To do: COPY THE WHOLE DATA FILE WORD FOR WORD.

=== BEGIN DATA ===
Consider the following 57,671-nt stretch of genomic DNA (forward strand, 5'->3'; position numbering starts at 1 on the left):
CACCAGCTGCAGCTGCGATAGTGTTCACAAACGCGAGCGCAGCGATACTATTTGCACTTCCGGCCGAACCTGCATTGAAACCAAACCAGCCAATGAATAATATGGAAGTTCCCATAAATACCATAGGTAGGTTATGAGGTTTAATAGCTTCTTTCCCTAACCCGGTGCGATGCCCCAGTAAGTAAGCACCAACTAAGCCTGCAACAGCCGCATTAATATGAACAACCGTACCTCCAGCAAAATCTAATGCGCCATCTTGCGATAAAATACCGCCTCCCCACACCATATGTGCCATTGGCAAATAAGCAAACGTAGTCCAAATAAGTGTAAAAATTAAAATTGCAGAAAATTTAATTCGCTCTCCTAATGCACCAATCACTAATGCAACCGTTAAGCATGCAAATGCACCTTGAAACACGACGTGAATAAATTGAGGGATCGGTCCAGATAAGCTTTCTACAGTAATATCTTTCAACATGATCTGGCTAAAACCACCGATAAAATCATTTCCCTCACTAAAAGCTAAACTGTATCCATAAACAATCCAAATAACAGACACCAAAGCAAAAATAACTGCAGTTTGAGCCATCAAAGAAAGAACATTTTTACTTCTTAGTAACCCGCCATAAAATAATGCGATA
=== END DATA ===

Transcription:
Consider the following 57,671-nt stretch of genomic DNA (forward strand, 5'->3'; position numbering starts at 1 on the left):
CACCAGCTGCAGCTGCGATAGTGTTCACAAACGCGAGCGCAGCGATACTATTTGCACTTCCGGCCGAACCTGCATTGAAACCAAACCAGCCAATGAATAATATGGAAGTTCCCATAAATACCATAGGTAGGTTATGAGGTTTAATAGCTTCTTTCCCTAACCCGGTGCGATGCCCCAGTAAGTAAGCACCAACTAAGCCTGCAACAGCCGCATTAATATGAACAACCGTACCTCCAGCAAAATCTAATGCGCCATCTTGCGATAAAATACCGCCTCCCCACACCATATGTGCCATTGGCAAATAAGCAAACGTAGTCCAAATAAGTGTAAAAATTAAAATTGCAGAAAATTTAATTCGCTCTCCTAATGCACCAATCACTAATGCAACCGTTAAGCATGCAAATGCACCTTGAAACACGACGTGAATAAATTGAGGGATCGGTCCAGATAAGCTTTCTACAGTAATATCTTTCAACATGATCTGGCTAAAACCACCGATAAAATCATTTCCCTCACTAAAAGCTAAACTGTATCCATAAACAATCCAAATAACAGACACCAAAGCAAAAATAACTGCAGTTTGAGCCATCAAAGAAAGAACATTTTTACTTCTTAGTAACCCGCCATAAAATAATGCGATA